Second, make sure that the value you bring is deep enough. These organizations don’t need interested amateurs, they need really astute professionals. I think there is a right time to cross over to this space: when you’ve really mastered not just the basic skills of consulting but also how to work well with clients and in an organization. I’ve seen a lot of people from the corporate world try to come into the NGO sector and do it very badly. And I’ve seen people come from the professional services side of things—legal firms, consulting, advertising—and do it quite well.
I’ve concluded that one of the things you are taught in consulting is the art of entering an organization. We gain an ability to come in and have enough empathy, willingness to listen, and desire to get to a deep understanding of the situation first before we start acting. So before people make the move, they need to take a good healthy look in the mirror, and ask themselves what they have done that will create real, deep value in a way that delivers impact.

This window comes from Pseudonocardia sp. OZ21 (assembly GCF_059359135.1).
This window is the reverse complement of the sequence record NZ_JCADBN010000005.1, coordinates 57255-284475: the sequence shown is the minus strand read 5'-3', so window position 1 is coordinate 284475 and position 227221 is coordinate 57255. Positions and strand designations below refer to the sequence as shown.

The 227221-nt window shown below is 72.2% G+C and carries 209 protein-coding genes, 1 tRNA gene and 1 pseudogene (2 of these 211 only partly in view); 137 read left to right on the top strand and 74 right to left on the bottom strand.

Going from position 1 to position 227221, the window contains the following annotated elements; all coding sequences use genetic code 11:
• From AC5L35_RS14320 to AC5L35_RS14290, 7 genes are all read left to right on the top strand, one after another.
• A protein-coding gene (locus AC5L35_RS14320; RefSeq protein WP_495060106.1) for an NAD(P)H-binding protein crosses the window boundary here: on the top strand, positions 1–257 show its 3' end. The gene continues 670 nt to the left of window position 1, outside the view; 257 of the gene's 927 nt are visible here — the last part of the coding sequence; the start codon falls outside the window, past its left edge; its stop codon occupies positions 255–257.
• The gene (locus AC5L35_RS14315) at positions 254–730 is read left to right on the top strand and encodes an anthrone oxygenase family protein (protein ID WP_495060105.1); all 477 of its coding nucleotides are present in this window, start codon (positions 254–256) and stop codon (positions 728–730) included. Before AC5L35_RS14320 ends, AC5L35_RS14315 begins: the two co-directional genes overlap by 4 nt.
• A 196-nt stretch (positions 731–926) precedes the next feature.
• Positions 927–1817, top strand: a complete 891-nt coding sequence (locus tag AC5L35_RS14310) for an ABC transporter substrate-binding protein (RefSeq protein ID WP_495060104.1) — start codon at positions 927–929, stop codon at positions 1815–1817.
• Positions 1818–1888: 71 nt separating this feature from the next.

Third, check that you have a big dose of humility. Very bright, very talented, very capable, and very passionate people have founded, built, and sustained these organizations. You may be bringing certain gifts to the table that they might not have, but you must understand that no matter what you do, the most important thing is sustaining, respecting, and appreciating the passion of the people who actually touch the lives of those in need.
Fourth, have a holistic appreciation for the rewards you will receive. They are not going to be financial rewards—understand that from the beginning. You might need to interpret your sense of satisfaction differently and be focused on the outcome and on the mission. You are also going to be operating without the resources that were available to you in the corporate world, so you are going to have to be a bit clever and have street smarts to pull that off.
I think all of us need to appreciate that the world is a dynamic place, and that we should look at our participation in anything as “for a season.” So how do you live best in that season? Could I see myself now doing something else? Yes, I certainly could. But I would do it with a full knowledge that I made a contribution for a season that mattered.
When people are considering making this move, they shouldn’t look at it as “Gee, I am leaving the professional services world, so the door is closed.” If anything, I honestly believe that once you are in this space and have succeeded in this space, you have a whole bundle of new insights to bring back to the corporate world.